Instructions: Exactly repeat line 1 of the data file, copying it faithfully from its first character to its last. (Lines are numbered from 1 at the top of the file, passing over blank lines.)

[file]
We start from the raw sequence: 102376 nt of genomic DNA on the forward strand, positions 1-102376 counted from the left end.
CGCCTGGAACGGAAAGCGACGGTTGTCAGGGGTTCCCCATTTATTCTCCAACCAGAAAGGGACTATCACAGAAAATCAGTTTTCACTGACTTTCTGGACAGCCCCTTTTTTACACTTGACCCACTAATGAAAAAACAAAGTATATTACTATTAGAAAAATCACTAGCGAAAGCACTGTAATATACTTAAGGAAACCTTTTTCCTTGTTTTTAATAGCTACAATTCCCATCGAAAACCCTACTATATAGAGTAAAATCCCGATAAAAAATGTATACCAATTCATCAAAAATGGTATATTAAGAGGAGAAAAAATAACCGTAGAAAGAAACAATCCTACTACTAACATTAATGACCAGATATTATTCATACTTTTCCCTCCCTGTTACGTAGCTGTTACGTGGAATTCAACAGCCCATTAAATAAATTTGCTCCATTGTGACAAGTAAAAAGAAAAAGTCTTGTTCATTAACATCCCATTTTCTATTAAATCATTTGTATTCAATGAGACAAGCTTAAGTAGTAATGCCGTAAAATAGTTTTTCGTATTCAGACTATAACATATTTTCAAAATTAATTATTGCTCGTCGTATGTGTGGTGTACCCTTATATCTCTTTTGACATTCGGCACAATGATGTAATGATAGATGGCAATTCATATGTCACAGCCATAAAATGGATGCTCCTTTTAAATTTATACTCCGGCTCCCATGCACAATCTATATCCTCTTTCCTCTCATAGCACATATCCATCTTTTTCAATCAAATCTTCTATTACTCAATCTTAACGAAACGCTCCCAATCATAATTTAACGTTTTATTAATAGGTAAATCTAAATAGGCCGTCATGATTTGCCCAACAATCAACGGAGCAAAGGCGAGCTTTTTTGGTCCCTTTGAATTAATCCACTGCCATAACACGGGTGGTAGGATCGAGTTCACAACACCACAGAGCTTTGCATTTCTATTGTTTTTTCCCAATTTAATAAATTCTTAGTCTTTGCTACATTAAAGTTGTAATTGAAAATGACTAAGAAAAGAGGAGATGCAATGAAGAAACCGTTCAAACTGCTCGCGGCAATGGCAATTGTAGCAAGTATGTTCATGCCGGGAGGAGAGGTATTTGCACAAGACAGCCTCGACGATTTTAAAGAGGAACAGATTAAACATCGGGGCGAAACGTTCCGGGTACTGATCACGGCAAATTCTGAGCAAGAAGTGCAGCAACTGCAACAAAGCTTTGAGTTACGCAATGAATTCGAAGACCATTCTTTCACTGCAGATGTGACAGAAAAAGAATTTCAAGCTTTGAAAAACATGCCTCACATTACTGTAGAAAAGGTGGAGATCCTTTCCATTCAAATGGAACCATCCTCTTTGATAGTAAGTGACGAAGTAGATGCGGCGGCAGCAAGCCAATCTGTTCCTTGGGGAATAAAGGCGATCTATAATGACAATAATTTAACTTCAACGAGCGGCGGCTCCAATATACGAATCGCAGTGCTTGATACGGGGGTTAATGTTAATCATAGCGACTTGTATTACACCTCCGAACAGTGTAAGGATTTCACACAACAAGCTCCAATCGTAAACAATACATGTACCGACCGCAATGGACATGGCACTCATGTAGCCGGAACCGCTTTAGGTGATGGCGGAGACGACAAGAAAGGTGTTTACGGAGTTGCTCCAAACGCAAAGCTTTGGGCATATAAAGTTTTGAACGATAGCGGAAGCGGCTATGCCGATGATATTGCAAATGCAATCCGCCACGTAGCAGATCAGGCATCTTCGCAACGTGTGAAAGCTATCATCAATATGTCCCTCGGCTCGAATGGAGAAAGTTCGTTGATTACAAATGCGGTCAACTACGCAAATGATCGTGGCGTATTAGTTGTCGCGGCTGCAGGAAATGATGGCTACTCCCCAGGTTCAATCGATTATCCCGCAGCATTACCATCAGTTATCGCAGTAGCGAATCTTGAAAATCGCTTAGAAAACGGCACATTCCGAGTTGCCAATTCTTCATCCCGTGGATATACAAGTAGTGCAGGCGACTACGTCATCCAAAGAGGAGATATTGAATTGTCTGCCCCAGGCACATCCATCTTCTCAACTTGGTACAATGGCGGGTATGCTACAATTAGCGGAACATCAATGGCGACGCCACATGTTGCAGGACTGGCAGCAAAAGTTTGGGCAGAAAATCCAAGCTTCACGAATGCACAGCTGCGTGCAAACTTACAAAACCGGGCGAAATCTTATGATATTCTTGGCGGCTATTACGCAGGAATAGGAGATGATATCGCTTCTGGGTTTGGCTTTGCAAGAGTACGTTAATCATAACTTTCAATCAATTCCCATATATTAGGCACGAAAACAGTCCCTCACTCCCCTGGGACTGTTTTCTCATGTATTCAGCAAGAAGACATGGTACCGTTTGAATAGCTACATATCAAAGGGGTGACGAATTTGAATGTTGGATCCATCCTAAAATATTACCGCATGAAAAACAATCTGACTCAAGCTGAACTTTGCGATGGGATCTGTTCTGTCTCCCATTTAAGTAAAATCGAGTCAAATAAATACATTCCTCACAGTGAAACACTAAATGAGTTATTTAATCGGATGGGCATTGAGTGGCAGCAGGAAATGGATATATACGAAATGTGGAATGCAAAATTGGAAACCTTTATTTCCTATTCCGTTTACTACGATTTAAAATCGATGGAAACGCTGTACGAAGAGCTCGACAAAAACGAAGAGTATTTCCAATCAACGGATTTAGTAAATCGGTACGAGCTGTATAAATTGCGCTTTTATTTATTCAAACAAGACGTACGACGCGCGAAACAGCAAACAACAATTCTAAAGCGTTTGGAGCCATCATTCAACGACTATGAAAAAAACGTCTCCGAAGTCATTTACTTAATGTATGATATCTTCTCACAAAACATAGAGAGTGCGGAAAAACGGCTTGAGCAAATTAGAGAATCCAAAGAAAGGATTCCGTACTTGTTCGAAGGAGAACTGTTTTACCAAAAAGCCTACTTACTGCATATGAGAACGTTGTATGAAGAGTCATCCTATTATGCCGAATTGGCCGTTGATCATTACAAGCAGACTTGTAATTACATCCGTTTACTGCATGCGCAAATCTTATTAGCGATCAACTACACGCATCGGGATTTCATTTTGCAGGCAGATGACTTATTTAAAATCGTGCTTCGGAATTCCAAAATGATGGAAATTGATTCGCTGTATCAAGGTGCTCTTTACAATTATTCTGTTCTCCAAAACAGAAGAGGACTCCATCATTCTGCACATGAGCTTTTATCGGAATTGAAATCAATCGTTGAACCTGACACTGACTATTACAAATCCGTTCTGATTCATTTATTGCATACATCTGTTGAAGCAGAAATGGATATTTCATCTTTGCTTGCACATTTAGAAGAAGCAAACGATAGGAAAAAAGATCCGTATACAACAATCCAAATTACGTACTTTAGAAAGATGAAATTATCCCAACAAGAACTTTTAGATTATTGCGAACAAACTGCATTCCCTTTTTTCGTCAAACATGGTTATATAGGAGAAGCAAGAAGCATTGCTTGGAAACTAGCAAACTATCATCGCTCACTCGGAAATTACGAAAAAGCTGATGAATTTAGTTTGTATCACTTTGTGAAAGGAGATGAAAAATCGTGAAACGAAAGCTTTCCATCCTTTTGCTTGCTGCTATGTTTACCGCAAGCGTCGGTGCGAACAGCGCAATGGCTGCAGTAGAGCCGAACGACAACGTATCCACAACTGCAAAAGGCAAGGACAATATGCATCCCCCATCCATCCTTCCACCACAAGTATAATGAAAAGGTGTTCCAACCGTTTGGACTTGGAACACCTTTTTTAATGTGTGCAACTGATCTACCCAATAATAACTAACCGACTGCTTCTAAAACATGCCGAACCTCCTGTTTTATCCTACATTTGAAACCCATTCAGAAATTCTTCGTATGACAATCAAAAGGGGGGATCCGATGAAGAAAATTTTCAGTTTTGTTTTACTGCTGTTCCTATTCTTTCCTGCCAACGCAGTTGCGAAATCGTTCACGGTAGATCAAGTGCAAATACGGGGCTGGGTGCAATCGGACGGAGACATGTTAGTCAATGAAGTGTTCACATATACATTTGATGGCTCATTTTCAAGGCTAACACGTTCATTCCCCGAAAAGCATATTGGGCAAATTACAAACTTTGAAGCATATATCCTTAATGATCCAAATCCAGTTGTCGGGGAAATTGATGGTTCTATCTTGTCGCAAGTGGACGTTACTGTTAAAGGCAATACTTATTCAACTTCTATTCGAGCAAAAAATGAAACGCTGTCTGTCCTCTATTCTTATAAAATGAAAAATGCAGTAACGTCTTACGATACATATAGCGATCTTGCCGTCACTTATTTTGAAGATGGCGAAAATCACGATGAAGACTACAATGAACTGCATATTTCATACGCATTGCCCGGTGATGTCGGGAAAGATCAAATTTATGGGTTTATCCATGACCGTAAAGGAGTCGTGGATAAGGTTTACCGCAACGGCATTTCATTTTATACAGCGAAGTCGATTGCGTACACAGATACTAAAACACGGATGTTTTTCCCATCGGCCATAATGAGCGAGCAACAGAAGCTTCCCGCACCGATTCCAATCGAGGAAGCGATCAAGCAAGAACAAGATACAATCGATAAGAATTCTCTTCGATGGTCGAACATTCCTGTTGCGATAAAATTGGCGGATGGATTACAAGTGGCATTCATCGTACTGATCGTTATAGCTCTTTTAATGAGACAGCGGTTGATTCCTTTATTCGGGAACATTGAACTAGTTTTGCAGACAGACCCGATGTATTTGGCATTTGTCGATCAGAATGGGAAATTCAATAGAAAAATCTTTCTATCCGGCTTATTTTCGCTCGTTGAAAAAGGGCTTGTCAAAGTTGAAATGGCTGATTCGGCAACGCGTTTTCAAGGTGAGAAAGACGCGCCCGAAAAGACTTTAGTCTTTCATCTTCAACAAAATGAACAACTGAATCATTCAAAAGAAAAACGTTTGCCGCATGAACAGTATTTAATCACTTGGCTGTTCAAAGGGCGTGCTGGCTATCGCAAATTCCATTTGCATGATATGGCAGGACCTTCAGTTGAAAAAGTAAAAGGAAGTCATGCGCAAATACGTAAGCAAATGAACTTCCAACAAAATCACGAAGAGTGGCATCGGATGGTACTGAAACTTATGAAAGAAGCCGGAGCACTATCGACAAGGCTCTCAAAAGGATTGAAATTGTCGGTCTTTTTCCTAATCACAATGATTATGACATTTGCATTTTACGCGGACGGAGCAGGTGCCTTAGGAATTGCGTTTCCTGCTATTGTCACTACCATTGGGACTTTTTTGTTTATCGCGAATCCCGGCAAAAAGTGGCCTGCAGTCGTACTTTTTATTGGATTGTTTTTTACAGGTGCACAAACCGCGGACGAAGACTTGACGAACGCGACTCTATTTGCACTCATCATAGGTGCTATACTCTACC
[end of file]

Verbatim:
We start from the raw sequence: 102376 nt of genomic DNA on the forward strand, positions 1-102376 counted from the left end.